A Prayer After Terror

This week we mourn terror attacks in Israel. The denominations have declared this Shabbat a “Shabbat of solidarity” with Israel. We at ALEPH offer a prayer in our own voice in the lineage of the prophets, whose voice we need to hear now. May this Shabbat bring peace to all who mourn and comfort to all who are bereaved.

We heard the prophet promise that
swords would bend into plowshares
and spears become pruning hooks,

that treachery’s teachers would go
the way of the pleistocene,
a silty layer in history’s sands.

We recall despite contagious amnesia
how our elders, gritty and parched, built
atop lifeless dunes a gleaming white city

and dared to name it a hill of spring,
laying streets so children raised with a
babel of languages could delight unafraid.

We weep as streets become killing fields,
as swords again lunge at innocents,
as spears again become blind missiles,

as cars hurtle into bus stops,
as even prophesy itself twists and
perverts into a weapon for terror.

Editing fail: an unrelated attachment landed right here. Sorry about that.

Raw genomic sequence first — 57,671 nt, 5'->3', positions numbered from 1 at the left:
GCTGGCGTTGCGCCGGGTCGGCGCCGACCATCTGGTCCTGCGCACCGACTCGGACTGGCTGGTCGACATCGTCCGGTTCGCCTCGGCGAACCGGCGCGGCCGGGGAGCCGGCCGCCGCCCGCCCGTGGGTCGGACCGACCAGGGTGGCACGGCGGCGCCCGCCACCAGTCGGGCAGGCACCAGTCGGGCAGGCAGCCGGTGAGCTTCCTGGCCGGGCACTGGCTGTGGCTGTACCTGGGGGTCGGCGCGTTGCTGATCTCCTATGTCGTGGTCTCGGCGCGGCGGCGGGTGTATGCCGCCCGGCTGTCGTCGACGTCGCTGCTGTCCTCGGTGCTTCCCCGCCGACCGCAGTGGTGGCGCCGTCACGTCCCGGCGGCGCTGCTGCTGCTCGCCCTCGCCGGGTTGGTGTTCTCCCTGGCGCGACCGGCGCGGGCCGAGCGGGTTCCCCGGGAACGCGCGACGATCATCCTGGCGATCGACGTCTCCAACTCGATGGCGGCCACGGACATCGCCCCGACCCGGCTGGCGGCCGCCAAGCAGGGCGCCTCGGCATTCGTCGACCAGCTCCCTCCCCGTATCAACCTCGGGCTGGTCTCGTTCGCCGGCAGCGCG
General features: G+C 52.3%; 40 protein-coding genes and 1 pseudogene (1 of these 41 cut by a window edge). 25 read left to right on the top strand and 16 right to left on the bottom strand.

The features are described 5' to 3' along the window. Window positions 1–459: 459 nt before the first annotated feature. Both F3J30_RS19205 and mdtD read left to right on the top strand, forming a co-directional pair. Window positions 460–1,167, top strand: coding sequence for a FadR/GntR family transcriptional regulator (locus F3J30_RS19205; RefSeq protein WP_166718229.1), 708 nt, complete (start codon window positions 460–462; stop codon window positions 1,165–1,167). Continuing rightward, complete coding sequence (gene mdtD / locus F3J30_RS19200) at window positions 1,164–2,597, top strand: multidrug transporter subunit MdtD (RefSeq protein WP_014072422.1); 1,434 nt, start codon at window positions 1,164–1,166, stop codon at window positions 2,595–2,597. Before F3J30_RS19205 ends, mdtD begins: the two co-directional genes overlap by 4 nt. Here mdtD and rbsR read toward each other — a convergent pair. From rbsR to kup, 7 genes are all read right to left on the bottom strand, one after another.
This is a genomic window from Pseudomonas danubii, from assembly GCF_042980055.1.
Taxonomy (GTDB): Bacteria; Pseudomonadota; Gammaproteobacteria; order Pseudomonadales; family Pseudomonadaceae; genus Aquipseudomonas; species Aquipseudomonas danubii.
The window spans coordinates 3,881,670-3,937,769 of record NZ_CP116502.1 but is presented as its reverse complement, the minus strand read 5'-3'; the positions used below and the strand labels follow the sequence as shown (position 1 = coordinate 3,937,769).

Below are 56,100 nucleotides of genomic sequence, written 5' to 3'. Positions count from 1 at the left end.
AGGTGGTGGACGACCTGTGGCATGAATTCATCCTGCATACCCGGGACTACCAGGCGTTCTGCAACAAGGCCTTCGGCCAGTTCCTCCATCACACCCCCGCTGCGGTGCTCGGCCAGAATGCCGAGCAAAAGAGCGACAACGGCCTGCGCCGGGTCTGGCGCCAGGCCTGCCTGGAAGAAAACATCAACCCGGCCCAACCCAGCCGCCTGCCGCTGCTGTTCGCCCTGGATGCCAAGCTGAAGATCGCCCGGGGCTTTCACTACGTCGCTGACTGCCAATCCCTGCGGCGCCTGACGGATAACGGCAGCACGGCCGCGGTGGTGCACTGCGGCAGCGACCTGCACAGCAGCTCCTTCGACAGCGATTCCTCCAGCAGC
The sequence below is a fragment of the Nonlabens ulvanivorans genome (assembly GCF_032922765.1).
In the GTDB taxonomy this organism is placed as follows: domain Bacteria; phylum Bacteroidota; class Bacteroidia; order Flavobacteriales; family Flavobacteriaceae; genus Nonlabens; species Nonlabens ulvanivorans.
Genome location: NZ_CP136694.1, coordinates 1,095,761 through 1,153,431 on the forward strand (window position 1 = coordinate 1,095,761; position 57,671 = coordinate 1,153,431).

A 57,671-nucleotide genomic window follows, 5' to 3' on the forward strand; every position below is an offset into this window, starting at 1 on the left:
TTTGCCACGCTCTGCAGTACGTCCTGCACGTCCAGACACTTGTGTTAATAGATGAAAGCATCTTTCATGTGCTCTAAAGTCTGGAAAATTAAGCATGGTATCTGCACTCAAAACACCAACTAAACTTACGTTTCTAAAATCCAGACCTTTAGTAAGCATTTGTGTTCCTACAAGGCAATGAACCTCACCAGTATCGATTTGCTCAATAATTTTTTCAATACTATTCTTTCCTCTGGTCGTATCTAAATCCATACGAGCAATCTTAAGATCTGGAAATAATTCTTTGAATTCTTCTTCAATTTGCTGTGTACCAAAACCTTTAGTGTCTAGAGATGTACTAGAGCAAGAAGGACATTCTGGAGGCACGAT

How can merely human hands make
plowshares and pruning hooks of peace
if the same hands must wage defensive war

against hatred and bigotry taught from
cradle to grave in classrooms of despair,
decorated with the faces of martyrs?

How can we hold the peacemaker’s hope,
the visionary’s dream of a life worth living,
safe and free in the land of promise,

and also grieve every fresh tragedy
without steeling hearts or feeding a frenzy
soon to spill the next innocent blood?

Help us, God, to hear the prophet anew,
to defend the dream no less by spirit
than by our human might and power,

to balm every wound, lift all the fallen,
straighten all the bent, mourn all the loss,
and not ask whose blood is redder.

Heal our hearts, You Who every day
speak creation anew. Let there be hope
not just imagined but fulfilled, in our day —

and we say together: Amen.

Rabbi David Evan Markus and Rabbi Rachel Barenblat